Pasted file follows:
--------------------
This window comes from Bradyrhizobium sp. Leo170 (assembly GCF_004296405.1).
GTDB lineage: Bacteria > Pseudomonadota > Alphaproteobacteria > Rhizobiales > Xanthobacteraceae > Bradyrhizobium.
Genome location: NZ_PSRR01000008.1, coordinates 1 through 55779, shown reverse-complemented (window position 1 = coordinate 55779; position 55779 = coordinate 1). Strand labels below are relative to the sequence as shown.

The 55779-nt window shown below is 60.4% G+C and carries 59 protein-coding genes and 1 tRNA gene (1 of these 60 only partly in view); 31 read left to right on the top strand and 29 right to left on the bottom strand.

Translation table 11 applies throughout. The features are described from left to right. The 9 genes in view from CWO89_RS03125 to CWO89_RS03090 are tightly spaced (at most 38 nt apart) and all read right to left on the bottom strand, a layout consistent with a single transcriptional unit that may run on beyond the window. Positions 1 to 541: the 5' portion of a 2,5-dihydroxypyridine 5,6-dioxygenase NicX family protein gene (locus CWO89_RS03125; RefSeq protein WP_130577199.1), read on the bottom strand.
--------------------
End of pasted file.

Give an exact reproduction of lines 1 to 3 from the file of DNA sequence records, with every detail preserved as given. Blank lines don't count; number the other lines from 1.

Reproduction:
This window comes from Bradyrhizobium sp. Leo170 (assembly GCF_004296405.1).
GTDB lineage: Bacteria > Pseudomonadota > Alphaproteobacteria > Rhizobiales > Xanthobacteraceae > Bradyrhizobium.
Genome location: NZ_PSRR01000008.1, coordinates 1 through 55779, shown reverse-complemented (window position 1 = coordinate 55779; position 55779 = coordinate 1). Strand labels below are relative to the sequence as shown.